The Why, What, and How of Learning Scales

Why Learning Scales?

In their remarkable book, Made to Stick, the Heath brothers describe a compelling and instructive experiment. Participants are divided into two groups, the tappers and the listeners. The tappers study a list of well-known American tunes (Happy Birthday to You, The Star Spangled Banner, etc.) and practice tapping out the melodies. Each listener then pairs up with a tapper, who taps out the melody of a song and then waits for the listener to name that tune.

The tappers predict that the listeners will correctly guess 50% of the songs. But the listeners only correctly guess 2.5% of the songs. Why?

It’s pretty simple. The tappers (teachers) forget they have the entire tune playing in their heads as they tap, and the listeners (students) do not. The listeners, according to the Heath brothers, hear a kind of “bizarre Morse Code”, while the tappers hear the whole score.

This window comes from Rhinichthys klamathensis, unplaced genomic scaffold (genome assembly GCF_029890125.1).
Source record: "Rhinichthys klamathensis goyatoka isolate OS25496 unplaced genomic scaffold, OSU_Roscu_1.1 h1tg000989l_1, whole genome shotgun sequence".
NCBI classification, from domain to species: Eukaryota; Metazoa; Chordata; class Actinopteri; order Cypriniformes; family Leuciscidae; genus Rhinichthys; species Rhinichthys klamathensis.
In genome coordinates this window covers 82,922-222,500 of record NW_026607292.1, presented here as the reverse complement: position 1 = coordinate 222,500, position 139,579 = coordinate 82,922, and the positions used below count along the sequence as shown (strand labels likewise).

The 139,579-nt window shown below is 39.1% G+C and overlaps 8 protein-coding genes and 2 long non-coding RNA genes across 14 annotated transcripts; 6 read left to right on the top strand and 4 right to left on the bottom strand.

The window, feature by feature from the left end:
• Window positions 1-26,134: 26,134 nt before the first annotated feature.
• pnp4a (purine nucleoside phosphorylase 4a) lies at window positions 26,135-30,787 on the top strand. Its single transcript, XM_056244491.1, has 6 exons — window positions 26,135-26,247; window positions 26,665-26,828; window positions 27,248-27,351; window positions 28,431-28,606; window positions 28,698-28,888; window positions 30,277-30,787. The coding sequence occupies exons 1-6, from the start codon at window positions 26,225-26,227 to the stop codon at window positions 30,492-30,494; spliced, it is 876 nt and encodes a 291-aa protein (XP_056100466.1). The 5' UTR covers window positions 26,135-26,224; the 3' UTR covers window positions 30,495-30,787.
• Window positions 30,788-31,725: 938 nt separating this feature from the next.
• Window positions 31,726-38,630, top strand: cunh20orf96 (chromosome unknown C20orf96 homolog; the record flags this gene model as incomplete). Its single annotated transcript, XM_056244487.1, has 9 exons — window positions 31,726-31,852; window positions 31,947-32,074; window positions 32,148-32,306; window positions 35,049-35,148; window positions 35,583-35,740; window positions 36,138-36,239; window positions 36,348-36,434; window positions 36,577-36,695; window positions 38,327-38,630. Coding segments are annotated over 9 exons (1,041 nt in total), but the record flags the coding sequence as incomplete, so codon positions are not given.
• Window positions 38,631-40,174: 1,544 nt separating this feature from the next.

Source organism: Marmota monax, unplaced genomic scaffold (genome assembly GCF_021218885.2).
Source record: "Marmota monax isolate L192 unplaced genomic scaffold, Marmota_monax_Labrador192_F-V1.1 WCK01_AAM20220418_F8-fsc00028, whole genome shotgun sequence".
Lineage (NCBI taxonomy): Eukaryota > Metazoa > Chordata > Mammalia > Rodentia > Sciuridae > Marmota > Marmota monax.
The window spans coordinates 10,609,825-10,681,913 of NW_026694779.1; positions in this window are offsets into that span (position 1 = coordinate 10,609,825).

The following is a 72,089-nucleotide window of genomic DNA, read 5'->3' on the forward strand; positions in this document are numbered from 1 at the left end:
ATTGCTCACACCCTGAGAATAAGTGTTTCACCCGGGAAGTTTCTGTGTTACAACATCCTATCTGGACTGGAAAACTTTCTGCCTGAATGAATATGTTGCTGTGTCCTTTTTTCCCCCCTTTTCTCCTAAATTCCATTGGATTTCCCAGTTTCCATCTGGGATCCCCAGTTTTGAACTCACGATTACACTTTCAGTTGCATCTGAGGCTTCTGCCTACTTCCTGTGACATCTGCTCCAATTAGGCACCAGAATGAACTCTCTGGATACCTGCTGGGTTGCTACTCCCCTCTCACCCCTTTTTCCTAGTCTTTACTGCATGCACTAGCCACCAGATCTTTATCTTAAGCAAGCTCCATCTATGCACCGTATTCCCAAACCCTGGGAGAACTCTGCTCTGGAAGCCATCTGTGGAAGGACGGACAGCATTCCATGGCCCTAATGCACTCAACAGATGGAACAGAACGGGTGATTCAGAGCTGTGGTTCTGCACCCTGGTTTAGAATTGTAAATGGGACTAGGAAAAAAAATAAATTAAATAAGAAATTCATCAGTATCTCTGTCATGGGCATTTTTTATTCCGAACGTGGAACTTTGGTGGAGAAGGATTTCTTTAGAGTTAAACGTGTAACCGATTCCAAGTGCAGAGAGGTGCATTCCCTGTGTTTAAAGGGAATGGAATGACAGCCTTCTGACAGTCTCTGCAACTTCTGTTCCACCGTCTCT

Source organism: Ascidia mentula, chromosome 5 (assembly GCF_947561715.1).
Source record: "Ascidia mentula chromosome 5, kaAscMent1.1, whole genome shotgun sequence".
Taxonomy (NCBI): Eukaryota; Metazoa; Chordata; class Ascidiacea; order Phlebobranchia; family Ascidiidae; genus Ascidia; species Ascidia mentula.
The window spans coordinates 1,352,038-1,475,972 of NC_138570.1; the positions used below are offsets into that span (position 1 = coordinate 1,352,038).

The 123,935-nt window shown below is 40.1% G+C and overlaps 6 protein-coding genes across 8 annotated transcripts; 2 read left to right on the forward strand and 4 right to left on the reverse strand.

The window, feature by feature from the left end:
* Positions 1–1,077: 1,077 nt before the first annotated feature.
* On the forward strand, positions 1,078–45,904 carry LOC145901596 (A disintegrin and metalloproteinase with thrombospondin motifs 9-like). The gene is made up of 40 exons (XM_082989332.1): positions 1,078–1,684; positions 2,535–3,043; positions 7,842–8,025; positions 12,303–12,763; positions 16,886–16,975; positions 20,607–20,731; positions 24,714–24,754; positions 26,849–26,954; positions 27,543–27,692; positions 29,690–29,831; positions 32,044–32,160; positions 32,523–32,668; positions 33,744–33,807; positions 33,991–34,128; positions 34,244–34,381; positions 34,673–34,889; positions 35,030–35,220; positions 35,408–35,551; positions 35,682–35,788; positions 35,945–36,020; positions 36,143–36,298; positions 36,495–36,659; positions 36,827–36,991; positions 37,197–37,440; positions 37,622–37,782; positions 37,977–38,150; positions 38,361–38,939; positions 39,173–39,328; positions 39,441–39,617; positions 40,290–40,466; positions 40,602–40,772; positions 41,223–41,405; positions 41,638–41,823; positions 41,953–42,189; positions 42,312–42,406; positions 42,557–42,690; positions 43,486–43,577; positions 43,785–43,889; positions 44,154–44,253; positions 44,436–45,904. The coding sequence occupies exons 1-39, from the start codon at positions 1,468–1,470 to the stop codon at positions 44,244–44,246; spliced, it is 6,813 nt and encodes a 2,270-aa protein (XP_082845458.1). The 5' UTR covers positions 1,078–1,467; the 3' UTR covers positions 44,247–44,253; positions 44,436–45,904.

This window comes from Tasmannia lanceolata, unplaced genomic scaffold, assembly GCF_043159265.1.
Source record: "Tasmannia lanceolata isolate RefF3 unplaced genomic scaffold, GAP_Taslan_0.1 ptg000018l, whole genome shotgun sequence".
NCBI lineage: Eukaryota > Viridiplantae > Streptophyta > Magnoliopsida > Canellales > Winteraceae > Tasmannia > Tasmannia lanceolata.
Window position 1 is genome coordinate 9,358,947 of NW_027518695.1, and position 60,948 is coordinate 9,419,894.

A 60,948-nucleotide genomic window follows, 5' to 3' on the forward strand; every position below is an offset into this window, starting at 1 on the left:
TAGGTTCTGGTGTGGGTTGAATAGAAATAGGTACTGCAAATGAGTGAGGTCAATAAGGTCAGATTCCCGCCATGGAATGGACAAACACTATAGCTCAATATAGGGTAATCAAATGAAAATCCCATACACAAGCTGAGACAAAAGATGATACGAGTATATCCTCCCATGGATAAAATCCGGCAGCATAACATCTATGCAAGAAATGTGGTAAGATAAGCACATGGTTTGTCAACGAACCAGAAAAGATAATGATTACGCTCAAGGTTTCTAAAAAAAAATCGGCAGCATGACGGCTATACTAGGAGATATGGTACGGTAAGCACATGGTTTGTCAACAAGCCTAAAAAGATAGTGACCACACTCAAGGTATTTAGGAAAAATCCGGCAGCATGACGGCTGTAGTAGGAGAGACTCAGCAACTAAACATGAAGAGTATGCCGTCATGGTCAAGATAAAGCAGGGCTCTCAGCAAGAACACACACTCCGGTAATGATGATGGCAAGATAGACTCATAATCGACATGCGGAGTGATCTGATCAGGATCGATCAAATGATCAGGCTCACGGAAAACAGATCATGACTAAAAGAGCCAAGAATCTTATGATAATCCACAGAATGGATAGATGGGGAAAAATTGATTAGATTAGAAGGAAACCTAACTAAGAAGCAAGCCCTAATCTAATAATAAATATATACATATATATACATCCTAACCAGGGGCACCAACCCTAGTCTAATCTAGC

Ironically, teachers’ expertise--the very trait that enables them to become teachers--can blind them to the reality of the beginner’s mind. The more expertise we possess, the more susceptible we become to what the Heath brothers memorably call The Curse of Knowledge & The Expert Blindspot. And each year this gap can widen, tempting teachers to stare at their learners with the same condescending astonishment of a tapper whose listener just can’t seem to recognize Three Blind Mice.

Drafting and revising learning scales over time provides an antidote to The Curse of Knowledge & The Expert Blindspot. The process requires educators to slow down and imagine in detail what it is that learners can do to make progress toward an important learning outcome. Over time educators become more clear themselves, not just on paper but in practice, and this clarity helps learners, who use learning scales as a formative tool (diagnosing progress and needs during learning) and as a summative tool (communicating levels of performance after learning). Learning scales, at their best, help educators better anticipate and prepare for what their learners will need, while enabling learners to play a more active role managing their learning.

And, over time, teachers learn a potent lesson: tap less; listen more.

What’s the Difference between a Rubric and a Learning Scale?

To understand the main difference, take five minutes to compare the rubric and learning scale below. Which one would be more helpful to learners? Make a list of the specific design features that make one more helpful to learners than the other.